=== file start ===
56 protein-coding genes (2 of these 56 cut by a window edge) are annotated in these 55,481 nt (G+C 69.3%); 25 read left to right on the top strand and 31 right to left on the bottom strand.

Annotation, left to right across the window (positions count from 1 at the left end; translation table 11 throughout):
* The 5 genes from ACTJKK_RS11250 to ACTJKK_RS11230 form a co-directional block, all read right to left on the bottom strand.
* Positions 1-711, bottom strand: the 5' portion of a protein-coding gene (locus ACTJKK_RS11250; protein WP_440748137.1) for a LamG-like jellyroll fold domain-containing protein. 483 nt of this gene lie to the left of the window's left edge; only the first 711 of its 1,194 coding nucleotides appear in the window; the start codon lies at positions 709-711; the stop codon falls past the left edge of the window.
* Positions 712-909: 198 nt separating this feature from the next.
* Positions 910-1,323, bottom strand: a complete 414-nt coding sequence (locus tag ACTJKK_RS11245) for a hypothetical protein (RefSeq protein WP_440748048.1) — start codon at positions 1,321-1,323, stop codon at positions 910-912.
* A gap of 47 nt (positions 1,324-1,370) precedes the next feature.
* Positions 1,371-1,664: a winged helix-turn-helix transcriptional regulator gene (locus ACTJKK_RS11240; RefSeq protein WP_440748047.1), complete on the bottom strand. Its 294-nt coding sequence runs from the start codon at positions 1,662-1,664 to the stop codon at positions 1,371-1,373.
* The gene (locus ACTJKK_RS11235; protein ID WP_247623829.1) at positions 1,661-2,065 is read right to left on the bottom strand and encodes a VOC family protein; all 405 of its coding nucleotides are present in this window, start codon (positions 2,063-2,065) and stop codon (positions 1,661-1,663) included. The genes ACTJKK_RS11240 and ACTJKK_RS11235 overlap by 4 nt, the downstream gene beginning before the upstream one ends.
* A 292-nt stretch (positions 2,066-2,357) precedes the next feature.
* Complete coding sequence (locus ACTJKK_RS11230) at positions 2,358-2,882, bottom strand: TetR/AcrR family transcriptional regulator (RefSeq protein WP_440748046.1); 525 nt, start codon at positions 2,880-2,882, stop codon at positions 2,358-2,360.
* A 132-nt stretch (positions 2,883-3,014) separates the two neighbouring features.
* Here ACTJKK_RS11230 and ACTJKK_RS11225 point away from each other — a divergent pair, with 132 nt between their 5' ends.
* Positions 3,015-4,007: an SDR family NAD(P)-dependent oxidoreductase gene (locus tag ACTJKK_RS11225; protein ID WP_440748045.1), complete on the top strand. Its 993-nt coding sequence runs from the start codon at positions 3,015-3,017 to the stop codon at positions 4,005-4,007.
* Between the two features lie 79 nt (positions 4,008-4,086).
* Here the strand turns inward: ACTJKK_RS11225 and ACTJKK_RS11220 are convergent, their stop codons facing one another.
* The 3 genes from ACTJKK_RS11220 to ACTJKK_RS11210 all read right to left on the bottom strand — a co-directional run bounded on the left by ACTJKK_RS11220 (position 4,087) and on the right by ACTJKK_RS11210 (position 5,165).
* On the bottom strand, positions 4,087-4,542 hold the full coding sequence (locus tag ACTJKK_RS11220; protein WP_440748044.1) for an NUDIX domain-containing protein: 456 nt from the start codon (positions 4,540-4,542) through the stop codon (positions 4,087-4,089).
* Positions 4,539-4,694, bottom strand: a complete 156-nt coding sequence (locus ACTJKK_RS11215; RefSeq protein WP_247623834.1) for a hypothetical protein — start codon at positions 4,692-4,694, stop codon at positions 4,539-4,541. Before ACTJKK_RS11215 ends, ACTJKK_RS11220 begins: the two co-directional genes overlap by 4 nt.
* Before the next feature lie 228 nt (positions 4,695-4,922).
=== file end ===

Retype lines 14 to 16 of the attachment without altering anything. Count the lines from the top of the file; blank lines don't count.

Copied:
* Positions 3,015-4,007: an SDR family NAD(P)-dependent oxidoreductase gene (locus tag ACTJKK_RS11225; protein ID WP_440748045.1), complete on the top strand. Its 993-nt coding sequence runs from the start codon at positions 3,015-3,017 to the stop codon at positions 4,005-4,007.
* Between the two features lie 79 nt (positions 4,008-4,086).
* Here the strand turns inward: ACTJKK_RS11225 and ACTJKK_RS11220 are convergent, their stop codons facing one another.